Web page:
False percentions, eh Mr Cooper?
I welcome comment on the matters raised by Mr Cooper, in particular the assertions that seals and penguins kill for pleasure. And would a seal take penguin?  Email me.
Peter Stone, 30 October, 2001
What you said.
That the Japanese goverment continues to condone the killing of whales is bad enough - but they seem to treat the rest of the world as complete morons in their naive attempt to justify such killings. Masayuki Komatsu, "a leading diplomat" has publicly stated that the MInke whales are "... the cockroaches of the sea. There are too many and they are swimming too quick.They are sinking many ships."  This is obviously  absurd, but it demonstrates two things - firstly, that the Japanese are trying new strategies of argument as their "killing for scientific research" is gaining little credibility; and secondly, that the Japanese seem to treat the rest of the world with disdain, and superiority of their own rightousness - just as they did fifty years ago. To add to my personal condemnation of their atitude, they are now bribing third world countries, members of the International Whaling Commission, by offers of aid if they vote Japan's way - or elimination of aid if they already receive it. Komatsu's response, "In order to get appreciation of Japan's position... that is natural that we must do ... there is nothing wrong". Furthermore, Komatsu taunts the US and Australia by implying that we have a military power, suggesting that we would use threat of force to get our way with the smaller nations. "You may dispatch your military power to East Timor." What on earth is this man talking about? I condemn the Japanese government for what they are doing to the whales, but moreso for their lies, bribes, and arrogance.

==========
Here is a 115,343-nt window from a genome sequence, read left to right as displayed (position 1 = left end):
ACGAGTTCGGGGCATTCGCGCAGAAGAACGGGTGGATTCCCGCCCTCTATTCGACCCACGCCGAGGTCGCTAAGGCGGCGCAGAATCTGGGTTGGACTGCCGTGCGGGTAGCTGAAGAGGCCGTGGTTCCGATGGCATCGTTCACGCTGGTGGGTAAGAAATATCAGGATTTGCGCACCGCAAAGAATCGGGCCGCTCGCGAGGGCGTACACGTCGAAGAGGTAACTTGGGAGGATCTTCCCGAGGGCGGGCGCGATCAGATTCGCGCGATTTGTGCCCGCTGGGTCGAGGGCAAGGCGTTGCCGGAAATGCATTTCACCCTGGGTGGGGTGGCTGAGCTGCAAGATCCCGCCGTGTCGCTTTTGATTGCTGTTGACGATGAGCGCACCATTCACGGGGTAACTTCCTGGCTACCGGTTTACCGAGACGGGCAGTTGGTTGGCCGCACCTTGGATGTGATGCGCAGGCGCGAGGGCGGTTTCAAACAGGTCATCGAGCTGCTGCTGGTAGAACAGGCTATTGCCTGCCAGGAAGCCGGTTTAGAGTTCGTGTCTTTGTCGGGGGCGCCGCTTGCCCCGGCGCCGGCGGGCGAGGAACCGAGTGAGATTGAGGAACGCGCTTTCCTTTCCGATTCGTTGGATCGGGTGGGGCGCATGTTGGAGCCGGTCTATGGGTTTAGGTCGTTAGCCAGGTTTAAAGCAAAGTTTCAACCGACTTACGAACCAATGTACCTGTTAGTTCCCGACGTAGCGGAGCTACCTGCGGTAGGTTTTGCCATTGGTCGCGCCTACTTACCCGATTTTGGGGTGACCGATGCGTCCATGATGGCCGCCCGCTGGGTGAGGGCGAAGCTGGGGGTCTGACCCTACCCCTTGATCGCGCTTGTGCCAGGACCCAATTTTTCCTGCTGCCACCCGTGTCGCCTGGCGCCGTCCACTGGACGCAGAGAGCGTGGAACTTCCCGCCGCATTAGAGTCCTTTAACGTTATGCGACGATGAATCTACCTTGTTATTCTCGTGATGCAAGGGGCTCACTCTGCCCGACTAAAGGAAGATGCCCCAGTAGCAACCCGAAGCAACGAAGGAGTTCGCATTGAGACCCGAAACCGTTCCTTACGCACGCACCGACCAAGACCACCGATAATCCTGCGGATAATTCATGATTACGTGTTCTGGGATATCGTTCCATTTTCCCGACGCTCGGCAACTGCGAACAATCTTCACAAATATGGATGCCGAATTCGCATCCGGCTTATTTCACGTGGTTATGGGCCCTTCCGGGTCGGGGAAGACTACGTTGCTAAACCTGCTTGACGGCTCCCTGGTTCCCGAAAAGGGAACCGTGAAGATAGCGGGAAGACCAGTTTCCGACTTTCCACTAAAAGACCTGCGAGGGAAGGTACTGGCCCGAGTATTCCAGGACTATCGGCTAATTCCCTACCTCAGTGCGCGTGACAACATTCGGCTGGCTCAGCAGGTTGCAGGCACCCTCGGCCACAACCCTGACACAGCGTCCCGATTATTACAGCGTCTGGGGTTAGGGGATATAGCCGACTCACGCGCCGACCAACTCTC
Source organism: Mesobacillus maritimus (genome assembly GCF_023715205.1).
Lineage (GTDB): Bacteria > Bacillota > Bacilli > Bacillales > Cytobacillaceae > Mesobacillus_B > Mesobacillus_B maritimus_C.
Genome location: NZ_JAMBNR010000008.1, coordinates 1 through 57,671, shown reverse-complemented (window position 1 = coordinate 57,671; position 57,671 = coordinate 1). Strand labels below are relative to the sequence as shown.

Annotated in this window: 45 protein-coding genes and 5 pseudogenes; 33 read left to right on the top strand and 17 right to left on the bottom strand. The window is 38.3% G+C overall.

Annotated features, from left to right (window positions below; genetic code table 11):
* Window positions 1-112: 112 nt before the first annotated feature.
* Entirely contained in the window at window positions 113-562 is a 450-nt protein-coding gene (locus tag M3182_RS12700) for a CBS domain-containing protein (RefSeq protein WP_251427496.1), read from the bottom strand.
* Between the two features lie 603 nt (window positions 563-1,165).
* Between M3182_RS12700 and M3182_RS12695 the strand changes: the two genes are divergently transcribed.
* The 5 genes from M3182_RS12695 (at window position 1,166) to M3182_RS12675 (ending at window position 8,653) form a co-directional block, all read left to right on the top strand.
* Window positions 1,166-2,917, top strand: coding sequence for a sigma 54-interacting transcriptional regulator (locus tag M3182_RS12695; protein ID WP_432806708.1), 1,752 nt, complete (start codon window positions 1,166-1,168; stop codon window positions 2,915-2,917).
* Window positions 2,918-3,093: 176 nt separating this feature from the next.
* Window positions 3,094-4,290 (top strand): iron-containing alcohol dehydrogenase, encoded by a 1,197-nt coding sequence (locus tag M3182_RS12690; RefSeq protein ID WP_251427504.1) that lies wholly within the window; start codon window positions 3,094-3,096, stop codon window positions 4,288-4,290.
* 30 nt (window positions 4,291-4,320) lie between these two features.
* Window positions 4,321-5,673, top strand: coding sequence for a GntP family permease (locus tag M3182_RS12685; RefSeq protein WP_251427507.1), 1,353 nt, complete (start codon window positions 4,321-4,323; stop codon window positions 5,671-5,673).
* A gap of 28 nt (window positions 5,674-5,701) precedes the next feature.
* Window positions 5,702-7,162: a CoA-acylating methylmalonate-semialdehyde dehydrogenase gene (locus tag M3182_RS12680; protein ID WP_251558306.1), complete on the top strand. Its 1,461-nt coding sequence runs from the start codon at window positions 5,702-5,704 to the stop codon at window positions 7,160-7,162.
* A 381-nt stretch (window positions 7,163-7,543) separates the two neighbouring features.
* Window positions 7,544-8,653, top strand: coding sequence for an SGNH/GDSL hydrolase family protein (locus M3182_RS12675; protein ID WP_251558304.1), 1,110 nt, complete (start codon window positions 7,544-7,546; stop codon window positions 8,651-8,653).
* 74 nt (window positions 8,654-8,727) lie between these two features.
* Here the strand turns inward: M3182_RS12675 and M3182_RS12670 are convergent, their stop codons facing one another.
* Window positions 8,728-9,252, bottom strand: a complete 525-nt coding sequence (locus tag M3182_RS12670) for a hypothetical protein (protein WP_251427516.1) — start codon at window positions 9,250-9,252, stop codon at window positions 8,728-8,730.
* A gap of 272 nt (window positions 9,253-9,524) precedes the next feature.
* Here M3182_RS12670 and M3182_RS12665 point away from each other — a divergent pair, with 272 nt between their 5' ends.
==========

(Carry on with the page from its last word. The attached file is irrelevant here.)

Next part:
Peter Stone, Australia.
13 August 2001. In a recent newspaper article it was reported that: 
Japanese whaler's received a hero's welcome when they returned to port from a three month "scientific" hunt with 158 whale carcases that will be sold as gourmet meat aand blubber. Government officials presented bouquets to the 180 crew of the Nisshin Maru, the last of a six-vessel fleet to return from a controversial; hunt in the Pacific.
To justify their blantant disregard of conservation issues, the Japanese head of the fisheries agency, Yoshiaki Watanabe, said that:
We are committed to continue the whaling program because our research benefits the marine resources of the entire world.
What a load of rubbish. Why do the Japanese continue to taunt the rest of the world with their ignorant and condescending attitude? Try writing to the Japanese consulate in your country and ask them for a copy of this research that is so benefical to the world.